Dr. Karl Malcolm
Regional Wildlife Ecologist, Forest Service, Southwestern Regional Office
There is growing consensus among fish and wildlife professionals that the “some users pay model” supporting most state fish and wildlife agencies and associated conservation programs faces uncertain long-term sustainability. In many cases funds dwindle while management challenges become more expensive, varied, and complex, and urbanizing majorities become further disengaged from the natural world.
De-emphasizing agency service to non-paying segments of the public results in missed opportunities to nurture a more broadly knowledgeable citizenry motivated and empowered to invest personally and fiscally in environmental stewardship – the very foundation of continued and expanding success in our nation’s conservation enterprise.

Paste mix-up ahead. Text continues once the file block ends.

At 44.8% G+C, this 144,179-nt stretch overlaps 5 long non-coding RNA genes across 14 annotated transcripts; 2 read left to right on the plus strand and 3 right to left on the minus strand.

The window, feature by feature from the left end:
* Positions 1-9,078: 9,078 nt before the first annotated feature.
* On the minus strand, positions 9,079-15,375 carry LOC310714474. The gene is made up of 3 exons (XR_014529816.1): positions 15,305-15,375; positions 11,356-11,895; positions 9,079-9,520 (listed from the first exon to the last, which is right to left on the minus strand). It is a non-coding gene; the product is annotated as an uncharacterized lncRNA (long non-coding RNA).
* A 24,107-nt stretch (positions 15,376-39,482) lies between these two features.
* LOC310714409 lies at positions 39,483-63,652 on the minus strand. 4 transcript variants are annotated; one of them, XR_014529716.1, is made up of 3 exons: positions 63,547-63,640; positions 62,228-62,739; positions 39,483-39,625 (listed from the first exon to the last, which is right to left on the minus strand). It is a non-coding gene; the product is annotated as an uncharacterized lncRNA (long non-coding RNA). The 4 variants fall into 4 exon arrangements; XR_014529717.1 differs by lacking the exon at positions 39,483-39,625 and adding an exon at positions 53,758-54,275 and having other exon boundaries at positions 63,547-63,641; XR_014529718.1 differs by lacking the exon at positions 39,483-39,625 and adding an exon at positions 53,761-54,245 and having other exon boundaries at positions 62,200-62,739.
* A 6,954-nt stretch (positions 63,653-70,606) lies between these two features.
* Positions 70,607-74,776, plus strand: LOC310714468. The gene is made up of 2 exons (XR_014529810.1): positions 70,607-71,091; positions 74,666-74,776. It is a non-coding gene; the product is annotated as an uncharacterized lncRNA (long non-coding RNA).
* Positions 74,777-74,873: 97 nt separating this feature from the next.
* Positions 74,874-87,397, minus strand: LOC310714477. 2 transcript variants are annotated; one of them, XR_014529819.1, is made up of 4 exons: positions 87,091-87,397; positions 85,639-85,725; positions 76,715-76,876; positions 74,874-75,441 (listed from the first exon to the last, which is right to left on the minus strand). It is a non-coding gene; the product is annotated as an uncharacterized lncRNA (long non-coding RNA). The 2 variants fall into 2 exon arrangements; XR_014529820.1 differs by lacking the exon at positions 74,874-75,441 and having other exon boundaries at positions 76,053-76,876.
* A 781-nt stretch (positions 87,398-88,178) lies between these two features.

In the absence of alternative sources of revenue there are few remaining options to develop programs aimed at enlisting a broader base of engaged conservationists. This session will explore several emerging and increasingly fundamental questions including, 1) to what extent are license buyers who currently and historically foot the bulk of the bill for state fish and wildlife agencies willing to invest their dollars and share their influence in the interest of enhancing future conservation capacity, 2) what specific steps can be taken to build bridges with and generate support from segments of the public that do not currently pay, and 3) what alliances are necessary to secure progressive alternatives to the “some users pay model?”